Results Summary

What was the research about?

Idiopathic subglottic stenosis, or iSGS, is a rare disease that is most common among white women. With this disease, the trachea, or windpipe, narrows for unknown reasons. iSGS may affect quality of life by making it difficult for patients to breathe and by limiting daily activities such as talking and swallowing. iSGS can be treated but may come back after treatment. Having information about how different treatments for iSGS compare with each other can help patients and their doctors choose the treatment that works best for the patients.

In this study, the research team compared three common treatments for iSGS:

  • Endoscopic dilation. Doctors go through the patient’s mouth and use a balloon or other tool to stretch open the trachea.
  • Endoscopic resection with long-term medicine use. Doctors go through the patient’s mouth and use a laser to remove the blockage in the trachea. After the treatment, patients require long-term medicine use.
  • Cricotracheal resection. Doctors cut open the front of the neck to remove the blockage in the trachea and then rebuild the airway.

Patients decided, with their doctors, which of the three treatments to get. Following treatment, the research team tracked symptoms to see if and how quickly iSGS symptoms came back.

What were the results?

Within three years of treatment, 23 percent of patients needed another treatment because symptoms of iSGS came back. Patients who received cricotracheal resection had the lowest rate of needing more treatments. Additional treatments were needed in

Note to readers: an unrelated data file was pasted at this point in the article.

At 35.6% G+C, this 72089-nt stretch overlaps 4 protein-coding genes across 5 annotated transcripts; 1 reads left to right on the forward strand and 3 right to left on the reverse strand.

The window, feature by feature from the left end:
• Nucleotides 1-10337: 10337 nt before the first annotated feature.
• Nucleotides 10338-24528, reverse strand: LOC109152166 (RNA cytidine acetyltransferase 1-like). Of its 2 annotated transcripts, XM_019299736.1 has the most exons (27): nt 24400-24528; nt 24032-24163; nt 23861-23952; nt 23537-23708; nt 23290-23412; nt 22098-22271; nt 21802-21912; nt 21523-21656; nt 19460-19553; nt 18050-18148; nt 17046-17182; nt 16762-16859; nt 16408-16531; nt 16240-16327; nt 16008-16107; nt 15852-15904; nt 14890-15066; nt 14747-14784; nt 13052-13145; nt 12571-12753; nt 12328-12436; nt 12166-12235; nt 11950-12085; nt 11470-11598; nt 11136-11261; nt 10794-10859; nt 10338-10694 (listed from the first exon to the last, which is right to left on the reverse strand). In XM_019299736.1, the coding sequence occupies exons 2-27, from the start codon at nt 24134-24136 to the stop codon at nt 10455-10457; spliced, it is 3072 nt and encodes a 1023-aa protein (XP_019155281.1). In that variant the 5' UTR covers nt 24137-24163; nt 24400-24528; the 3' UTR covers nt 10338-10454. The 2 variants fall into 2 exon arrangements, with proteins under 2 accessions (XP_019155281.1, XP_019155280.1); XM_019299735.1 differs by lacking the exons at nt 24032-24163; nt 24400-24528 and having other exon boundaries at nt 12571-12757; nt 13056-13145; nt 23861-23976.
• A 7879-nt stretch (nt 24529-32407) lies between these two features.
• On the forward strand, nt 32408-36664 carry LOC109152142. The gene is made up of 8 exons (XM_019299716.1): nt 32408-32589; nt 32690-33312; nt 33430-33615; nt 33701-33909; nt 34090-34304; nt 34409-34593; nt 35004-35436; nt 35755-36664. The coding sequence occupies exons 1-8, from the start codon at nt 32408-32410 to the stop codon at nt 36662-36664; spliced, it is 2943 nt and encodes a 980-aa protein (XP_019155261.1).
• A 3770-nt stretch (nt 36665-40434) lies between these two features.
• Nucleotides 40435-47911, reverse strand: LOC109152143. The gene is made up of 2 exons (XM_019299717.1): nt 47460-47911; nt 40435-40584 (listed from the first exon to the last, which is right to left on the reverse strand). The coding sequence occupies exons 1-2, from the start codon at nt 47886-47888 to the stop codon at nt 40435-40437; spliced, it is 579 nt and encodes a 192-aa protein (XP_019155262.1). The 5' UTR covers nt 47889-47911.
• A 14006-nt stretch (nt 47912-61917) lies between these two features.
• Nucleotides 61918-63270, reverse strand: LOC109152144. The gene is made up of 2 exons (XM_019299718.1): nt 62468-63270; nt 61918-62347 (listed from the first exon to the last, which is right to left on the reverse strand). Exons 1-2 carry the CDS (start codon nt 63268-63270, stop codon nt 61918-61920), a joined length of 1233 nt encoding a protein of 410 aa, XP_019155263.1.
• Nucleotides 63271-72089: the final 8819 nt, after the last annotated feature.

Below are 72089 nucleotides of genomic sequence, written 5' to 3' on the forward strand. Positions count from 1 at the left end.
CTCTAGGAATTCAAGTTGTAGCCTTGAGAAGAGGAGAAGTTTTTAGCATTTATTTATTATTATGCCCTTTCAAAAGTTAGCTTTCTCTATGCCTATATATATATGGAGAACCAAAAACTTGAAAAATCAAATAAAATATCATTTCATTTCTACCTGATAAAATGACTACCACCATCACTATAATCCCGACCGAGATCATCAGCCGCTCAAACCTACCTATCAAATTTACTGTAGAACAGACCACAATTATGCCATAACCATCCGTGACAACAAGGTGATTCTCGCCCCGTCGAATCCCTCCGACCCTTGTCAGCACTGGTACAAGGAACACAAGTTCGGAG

• 1 percent of patients who received cricotracheal resection
  • 12 percent of patients who received endoscopic resection with long-term medicine use
  • 28 percent of patients who received endoscopic dilation

After one year

  • Patients who received endoscopic dilation reported worse breathing ability and quality of life than patients who received the other two treatments.
  • Patients who received a cricotracheal resection reported worse speaking ability than patients who received the other two treatments.
  • Swallowing ability was similar for the three treatments.

Who was in the study?

This study included 810 patients from 40 clinics in the United States, Australia, France, Iceland, Norway, and the United Kingdom. Of these patients, 97 percent were white. The median age was 50, and 98 percent were women. Before the study, patients hadn’t received treatment for iSGS.

What did the research team do?

The research team looked at patients’ medical records and surveyed patients for three years. Every three months, the team looked at whether patients needed another treatment. Every six months, the team asked patients about quality of life and problems with breathing, speaking, and swallowing.

Patients with iSGS and clinicians treating iSGS were members of the research team and were involved throughout the study.

What were the limits of the study?

The research team didn’t assign patients to a treatment by chance. Therefore, the team can’t be sure that the results were from the treatments or were caused by something the team didn’t study. For example, some doctors might be better trained in one treatment than another, which could affect how well patients do after treatment.

Future studies could track patients for longer than three years to learn if the treatment effects continue over time.

How can people use the results?

Doctors and patients can use the results when considering treatment decisions for iSGS.

Final Research Report

View this project's final research report.

Journal Citations

Related Journal Citations

Peer-Review Summary

Peer review of PCORI-funded research helps make sure the report presents complete, balanced, and useful information about the research. It also assesses how the project addressed PCORI’s Methodology Standards. During peer review, experts read a draft report of the research and provide comments about the report. These experts may include a scientist focused on the research topic, a specialist in research methods, a patient or caregiver, and a healthcare professional. These reviewers cannot have conflicts of interest with the study.